Ruggedized products and extreme design are always of interest, since they pose an extra challenge to the designer. While I have no personal need for them, I am interested in them from an engineering perspective. That's why announcements that say "rugged" or similar get my attention. (You can search for "extreme design" in the search box in the upper right corner to see the some other case-study stories published on the Planet Analog site.)
For example, I just saw the TPS50601 and TPS50301 point of load (PoL) converters from Texas Instruments, which offer extra-range temp operation to +125°:C and +210°:C, respectively. These could certainly be the building blocks of a larger design, which needs to work despite that high-end temperature challenge. But if you step back and look at the bigger design picture, rugged components alone may not be enough to meet specs, yet ironically they may actually be too much.
Why the contradiction? It's because there are really two dimensions to the challenge of a rugged design. First, defining specifically what sort of "ruggedness" is needed: temperature, vibration, pressure (high and low), supply voltage, or ESD (electro-static discharge), to cite a few. It's obviously much more difficult to design for several of these factors, compared to just one.
Second is what strategy you should use to actually achieve the system-level goals. The quick and easy answer is to start at the bottom with rugged components (such as ICs that can stand the heat or ESD) and then work up to improving the larger parts of the design, such as the PC board assembly. Using suitable building blocks certainly seems like a good way to have a solid foundation for the ruggedization of the larger design.
However, that may not be the best approach in the overall system-level context. Perhaps it would be better to use standard components coupled with aggressive cooling, or an ESD-wise PC board layout with an array of discrete protection devices, for the situations above. As in all things related to a "best" design, there are tradeoffs and constraints.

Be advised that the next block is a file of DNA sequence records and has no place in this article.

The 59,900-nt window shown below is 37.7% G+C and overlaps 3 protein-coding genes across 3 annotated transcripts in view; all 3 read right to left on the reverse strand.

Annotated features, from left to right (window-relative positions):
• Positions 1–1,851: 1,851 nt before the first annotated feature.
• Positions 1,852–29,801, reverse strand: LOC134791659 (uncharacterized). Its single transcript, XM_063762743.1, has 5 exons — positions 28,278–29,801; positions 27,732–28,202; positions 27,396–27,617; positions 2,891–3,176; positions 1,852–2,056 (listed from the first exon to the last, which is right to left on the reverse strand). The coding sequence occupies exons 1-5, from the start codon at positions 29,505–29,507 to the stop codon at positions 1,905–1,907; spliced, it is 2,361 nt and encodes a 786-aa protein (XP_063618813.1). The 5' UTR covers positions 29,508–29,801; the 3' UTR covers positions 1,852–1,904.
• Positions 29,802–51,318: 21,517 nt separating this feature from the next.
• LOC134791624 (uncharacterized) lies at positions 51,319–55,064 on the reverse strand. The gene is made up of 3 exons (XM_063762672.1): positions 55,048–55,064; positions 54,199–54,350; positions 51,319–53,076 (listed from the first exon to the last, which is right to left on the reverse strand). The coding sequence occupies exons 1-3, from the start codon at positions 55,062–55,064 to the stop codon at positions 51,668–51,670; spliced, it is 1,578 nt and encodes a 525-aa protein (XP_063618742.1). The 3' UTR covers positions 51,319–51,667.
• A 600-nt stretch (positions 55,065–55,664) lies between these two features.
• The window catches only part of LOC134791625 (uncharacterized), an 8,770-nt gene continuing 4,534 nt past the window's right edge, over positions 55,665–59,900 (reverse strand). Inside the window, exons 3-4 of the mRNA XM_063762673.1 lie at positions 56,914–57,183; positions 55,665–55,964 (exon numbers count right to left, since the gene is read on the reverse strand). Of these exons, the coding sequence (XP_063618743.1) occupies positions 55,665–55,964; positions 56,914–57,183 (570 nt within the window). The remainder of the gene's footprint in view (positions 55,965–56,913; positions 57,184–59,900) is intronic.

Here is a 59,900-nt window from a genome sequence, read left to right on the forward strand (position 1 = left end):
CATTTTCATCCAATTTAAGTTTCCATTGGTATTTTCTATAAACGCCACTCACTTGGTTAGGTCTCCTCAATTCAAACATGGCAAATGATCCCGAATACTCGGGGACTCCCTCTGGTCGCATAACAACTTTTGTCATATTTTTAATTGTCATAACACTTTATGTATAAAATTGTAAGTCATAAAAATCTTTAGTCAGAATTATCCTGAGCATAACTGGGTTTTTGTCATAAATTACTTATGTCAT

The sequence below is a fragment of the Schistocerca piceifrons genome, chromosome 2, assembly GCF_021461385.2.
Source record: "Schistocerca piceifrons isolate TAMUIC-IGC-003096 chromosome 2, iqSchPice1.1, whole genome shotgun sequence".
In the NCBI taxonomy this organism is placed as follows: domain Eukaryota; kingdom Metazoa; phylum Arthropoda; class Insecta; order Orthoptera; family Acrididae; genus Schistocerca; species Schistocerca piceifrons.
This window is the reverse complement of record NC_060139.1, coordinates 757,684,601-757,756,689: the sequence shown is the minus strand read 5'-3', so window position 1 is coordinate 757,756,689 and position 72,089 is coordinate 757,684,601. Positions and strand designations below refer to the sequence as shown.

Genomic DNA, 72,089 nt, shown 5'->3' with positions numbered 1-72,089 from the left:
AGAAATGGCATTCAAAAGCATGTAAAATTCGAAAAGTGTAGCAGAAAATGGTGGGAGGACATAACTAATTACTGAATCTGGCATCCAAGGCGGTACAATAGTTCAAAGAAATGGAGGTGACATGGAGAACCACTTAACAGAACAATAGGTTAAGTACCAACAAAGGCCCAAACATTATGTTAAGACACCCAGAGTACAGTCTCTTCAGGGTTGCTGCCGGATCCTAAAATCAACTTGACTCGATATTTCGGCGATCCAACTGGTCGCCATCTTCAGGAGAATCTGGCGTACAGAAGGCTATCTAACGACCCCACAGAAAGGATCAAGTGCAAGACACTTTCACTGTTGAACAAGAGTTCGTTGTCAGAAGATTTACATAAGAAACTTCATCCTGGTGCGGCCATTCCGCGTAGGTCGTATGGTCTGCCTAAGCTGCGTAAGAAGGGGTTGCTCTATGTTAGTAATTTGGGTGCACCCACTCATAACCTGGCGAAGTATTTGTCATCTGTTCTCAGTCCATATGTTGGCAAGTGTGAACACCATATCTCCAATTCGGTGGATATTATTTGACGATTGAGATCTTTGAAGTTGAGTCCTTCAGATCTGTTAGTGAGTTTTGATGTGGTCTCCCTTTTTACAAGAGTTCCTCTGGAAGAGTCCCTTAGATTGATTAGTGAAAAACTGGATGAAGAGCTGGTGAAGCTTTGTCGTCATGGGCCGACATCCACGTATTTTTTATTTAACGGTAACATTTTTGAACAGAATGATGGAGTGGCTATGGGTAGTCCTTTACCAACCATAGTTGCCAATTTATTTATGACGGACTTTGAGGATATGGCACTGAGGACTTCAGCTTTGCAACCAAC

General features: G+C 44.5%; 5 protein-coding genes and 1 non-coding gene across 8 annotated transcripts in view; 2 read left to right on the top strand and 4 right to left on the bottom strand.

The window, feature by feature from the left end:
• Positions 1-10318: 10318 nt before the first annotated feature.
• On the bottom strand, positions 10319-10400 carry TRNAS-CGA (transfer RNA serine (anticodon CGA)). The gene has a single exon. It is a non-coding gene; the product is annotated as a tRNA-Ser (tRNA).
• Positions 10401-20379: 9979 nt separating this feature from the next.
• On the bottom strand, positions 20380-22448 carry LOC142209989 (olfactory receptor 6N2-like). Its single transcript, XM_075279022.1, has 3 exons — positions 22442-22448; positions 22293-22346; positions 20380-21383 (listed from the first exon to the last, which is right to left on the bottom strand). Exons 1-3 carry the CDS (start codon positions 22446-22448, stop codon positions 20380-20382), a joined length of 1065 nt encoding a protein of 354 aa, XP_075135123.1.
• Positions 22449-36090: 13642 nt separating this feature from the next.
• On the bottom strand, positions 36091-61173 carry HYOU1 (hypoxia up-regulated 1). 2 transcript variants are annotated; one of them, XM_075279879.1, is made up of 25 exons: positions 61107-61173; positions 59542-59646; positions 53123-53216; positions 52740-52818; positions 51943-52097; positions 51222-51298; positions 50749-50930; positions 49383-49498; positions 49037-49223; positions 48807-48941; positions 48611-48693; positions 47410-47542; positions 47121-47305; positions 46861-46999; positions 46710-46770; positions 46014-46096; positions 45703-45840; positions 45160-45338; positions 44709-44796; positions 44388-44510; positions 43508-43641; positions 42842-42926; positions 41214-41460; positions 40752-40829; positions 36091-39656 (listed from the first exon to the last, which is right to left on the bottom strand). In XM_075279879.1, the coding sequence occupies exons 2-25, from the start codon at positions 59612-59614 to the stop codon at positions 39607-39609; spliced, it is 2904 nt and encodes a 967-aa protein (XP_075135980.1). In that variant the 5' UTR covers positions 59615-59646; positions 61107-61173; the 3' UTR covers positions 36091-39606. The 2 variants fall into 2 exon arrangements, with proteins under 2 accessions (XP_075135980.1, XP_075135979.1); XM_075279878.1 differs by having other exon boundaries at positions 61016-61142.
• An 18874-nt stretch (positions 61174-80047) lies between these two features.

Even if you have components that can tolerate the extremes (such as heat or ESD) without failure, there's the associated issue of system performance to spec. For example, do you select analog parts with very low and specified drift over the temperature range? Or do you choose to instead just "deal with it" by calibrating the system at various temperature points, and then using these calibration factors to correct the acquired data values? Do you do this calibration at the factory, or do you use a precision, wide-range voltage reference and calibrate the unit in the field, while it is operating?
Sometimes, choosing the in-use calibrate/compensate approach with easier-to-get, lower-cost components gives better overall performance than trying to meet electrical specs with an inherently stable design—however inelegant or brute force that method may seem.
On the mechanical side, designers face the same choices: using rugged components and then building up, or using standard parts and then ruggedizing at the system level, if possible (but it often isn't for mechanical design; you can't calibrate a support bracket to have better performance).
Have you ever had to do a rugged design? In which aspects was it ruggedized, and to what extent? What was the biggest challenge you had, and the biggest surprise you encountered?